Grapes are crushed as soon as they are picked. Some are taken to the lagares.
Here, following a long harvest day, the men begin the winemaking process by marching through the piles of grapes.

Sometimes they keep pace with the help of musicians. Often they will play games similar to blind man's bluff.
The treading may continue until past midnight even though they have to get up early for the next day’s harvest.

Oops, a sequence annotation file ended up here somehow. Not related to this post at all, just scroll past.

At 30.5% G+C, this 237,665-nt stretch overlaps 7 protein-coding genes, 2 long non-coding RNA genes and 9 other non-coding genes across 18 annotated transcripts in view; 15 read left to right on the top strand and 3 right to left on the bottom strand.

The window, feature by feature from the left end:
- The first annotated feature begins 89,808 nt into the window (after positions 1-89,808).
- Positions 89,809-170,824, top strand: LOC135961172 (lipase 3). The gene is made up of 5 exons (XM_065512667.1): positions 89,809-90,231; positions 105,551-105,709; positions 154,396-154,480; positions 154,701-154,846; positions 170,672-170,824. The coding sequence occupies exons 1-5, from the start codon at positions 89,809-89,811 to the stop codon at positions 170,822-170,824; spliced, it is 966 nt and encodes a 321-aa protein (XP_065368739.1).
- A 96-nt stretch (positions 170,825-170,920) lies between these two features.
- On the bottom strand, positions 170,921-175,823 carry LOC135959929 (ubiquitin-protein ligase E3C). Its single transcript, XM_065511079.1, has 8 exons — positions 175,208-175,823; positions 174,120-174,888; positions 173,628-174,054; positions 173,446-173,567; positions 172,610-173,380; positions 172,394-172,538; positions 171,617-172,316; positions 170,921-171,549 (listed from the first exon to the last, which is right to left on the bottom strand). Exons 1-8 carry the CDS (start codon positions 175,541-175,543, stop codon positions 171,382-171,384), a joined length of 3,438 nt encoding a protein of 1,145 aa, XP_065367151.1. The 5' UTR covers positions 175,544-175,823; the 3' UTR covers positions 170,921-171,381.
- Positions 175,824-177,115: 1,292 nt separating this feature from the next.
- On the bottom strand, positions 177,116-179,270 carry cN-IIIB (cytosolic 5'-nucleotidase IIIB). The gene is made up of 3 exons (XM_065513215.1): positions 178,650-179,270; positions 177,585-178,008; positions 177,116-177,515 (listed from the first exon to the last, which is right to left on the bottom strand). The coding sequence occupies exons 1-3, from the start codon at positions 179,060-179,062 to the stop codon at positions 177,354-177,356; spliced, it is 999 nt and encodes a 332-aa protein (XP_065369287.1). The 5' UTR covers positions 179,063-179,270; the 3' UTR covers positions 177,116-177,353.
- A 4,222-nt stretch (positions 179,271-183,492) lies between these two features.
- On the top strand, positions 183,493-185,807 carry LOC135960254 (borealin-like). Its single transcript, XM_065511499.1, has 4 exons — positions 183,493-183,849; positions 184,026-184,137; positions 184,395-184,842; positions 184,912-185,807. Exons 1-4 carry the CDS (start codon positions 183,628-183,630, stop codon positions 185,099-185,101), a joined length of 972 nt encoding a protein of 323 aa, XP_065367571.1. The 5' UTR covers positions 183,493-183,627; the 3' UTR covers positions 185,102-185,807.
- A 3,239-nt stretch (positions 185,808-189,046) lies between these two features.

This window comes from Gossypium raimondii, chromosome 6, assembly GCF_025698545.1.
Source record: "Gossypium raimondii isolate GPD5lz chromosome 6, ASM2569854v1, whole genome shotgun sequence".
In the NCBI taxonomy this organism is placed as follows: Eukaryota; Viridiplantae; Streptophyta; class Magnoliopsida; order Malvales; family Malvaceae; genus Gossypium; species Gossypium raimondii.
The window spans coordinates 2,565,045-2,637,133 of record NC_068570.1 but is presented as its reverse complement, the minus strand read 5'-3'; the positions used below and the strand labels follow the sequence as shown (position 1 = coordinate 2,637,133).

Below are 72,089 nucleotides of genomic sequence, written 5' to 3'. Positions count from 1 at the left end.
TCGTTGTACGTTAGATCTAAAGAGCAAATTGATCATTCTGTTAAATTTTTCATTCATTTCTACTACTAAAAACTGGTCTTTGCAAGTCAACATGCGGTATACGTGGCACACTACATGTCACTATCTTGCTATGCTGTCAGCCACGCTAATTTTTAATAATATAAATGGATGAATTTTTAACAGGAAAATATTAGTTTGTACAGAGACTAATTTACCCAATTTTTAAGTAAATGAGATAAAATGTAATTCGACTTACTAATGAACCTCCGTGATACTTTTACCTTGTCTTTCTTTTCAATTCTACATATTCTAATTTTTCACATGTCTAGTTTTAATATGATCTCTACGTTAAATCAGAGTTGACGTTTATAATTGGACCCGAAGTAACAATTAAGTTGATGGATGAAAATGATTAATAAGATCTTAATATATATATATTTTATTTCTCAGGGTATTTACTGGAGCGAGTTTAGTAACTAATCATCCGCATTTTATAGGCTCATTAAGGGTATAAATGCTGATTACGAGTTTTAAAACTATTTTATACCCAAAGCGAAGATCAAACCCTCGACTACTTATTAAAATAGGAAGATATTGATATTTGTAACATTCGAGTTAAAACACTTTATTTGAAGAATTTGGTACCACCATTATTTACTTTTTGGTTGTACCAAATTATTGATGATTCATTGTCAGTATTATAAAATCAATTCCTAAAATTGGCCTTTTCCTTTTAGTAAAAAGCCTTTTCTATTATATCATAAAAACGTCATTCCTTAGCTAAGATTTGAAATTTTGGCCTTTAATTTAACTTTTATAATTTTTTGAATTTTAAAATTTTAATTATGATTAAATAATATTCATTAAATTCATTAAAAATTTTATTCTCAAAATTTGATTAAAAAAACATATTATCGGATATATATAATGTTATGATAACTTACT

Most grapes today, however, are crushed mechanically. Machines strip the grapes from the stems, crush them and remove the seeds. If all the stems and seeds were left in the grape juice, they would give the wine a bitter, puckering taste.

Stems and seeds can be left with the grapes in the lagare because the foot crushes only the fruit. The sole of the foot is sensitive enough not to crush the stems and seeds.